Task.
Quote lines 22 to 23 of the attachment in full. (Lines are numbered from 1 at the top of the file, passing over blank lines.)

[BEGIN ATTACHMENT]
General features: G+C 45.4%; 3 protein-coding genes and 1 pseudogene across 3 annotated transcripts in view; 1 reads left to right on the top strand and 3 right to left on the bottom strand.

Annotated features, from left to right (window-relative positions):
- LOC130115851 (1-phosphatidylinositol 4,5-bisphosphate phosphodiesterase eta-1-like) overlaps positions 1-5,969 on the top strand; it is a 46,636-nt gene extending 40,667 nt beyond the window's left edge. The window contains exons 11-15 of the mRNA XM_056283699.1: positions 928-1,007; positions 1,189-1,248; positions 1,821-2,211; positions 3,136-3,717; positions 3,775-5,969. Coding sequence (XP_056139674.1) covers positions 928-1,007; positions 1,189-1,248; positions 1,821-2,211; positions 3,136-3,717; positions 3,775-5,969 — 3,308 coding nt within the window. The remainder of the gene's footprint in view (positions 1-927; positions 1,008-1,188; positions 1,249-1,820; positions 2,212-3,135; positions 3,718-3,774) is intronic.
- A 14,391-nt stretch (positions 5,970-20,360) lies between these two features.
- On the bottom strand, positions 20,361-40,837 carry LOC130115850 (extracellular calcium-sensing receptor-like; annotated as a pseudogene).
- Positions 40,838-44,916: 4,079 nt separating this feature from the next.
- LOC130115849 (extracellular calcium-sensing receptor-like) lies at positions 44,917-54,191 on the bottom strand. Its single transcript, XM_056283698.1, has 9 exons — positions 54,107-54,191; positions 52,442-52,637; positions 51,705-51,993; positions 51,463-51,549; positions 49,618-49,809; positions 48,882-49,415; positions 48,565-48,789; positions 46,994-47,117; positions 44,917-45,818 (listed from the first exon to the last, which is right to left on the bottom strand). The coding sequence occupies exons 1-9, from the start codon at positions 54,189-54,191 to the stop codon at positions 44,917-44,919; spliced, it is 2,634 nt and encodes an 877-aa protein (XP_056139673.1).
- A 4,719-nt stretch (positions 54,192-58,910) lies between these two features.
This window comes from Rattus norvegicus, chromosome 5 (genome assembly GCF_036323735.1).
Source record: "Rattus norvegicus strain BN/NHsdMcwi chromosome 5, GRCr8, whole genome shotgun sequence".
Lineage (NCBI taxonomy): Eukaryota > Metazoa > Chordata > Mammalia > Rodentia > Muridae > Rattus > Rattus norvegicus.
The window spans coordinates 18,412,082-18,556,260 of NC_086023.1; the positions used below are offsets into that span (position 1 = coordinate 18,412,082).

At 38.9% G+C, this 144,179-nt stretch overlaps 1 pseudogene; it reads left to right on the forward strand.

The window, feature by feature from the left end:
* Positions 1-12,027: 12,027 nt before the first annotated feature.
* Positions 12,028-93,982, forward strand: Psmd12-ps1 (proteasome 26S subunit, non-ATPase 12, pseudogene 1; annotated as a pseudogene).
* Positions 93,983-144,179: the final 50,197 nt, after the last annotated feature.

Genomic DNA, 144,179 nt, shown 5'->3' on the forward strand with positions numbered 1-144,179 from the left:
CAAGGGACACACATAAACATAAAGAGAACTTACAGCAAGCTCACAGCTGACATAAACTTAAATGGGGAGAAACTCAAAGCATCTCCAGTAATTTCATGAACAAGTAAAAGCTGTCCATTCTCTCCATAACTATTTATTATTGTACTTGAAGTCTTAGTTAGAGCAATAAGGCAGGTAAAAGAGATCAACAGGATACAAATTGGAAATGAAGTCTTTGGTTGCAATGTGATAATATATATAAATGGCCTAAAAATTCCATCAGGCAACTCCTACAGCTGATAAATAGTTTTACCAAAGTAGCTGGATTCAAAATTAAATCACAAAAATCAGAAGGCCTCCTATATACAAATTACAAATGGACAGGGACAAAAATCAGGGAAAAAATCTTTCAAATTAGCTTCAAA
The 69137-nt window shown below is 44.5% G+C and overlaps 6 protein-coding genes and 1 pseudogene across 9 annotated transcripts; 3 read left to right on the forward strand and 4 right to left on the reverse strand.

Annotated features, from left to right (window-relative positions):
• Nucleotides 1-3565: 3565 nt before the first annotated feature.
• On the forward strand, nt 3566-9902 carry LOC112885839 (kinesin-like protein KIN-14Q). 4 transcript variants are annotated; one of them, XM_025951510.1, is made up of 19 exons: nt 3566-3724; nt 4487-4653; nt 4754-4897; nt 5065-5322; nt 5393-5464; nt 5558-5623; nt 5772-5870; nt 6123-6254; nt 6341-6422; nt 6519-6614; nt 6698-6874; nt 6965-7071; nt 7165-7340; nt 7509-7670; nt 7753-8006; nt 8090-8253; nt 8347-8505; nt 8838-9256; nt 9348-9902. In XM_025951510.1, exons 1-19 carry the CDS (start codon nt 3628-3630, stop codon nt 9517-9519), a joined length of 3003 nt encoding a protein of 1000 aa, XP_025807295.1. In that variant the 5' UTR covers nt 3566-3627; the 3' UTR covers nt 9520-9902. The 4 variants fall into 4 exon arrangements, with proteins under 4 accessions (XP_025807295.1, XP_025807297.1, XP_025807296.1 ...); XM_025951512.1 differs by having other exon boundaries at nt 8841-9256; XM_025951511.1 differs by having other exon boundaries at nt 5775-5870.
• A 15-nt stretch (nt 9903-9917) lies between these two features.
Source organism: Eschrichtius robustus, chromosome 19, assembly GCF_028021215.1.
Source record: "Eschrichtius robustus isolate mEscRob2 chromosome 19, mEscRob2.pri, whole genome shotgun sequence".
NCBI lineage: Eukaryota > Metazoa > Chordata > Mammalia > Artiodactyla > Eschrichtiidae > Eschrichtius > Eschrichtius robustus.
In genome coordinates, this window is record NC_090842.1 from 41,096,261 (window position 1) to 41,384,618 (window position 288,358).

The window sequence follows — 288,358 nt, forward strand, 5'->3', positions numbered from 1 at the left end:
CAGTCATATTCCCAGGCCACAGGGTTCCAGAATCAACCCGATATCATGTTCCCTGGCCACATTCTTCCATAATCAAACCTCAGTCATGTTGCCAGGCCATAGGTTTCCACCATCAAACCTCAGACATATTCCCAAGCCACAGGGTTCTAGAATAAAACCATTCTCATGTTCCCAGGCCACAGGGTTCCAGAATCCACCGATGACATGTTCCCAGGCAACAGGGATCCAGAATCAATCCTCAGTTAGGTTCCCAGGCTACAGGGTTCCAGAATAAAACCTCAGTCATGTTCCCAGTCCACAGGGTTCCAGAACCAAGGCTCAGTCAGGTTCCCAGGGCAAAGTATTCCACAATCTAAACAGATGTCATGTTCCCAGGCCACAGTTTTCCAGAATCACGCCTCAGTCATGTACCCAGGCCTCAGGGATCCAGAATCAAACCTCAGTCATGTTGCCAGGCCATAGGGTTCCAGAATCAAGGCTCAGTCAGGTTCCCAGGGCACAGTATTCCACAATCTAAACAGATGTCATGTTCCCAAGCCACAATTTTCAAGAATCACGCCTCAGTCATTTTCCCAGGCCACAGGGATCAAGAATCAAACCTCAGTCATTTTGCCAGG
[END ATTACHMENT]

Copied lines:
• Nucleotides 1-3565: 3565 nt before the first annotated feature.
• On the forward strand, nt 3566-9902 carry LOC112885839 (kinesin-like protein KIN-14Q). 4 transcript variants are annotated; one of them, XM_025951510.1, is made up of 19 exons: nt 3566-3724; nt 4487-4653; nt 4754-4897; nt 5065-5322; nt 5393-5464; nt 5558-5623; nt 5772-5870; nt 6123-6254; nt 6341-6422; nt 6519-6614; nt 6698-6874; nt 6965-7071; nt 7165-7340; nt 7509-7670; nt 7753-8006; nt 8090-8253; nt 8347-8505; nt 8838-9256; nt 9348-9902. In XM_025951510.1, exons 1-19 carry the CDS (start codon nt 3628-3630, stop codon nt 9517-9519), a joined length of 3003 nt encoding a protein of 1000 aa, XP_025807295.1. In that variant the 5' UTR covers nt 3566-3627; the 3' UTR covers nt 9520-9902. The 4 variants fall into 4 exon arrangements, with proteins under 4 accessions (XP_025807295.1, XP_025807297.1, XP_025807296.1 ...); XM_025951512.1 differs by having other exon boundaries at nt 8841-9256; XM_025951511.1 differs by having other exon boundaries at nt 5775-5870.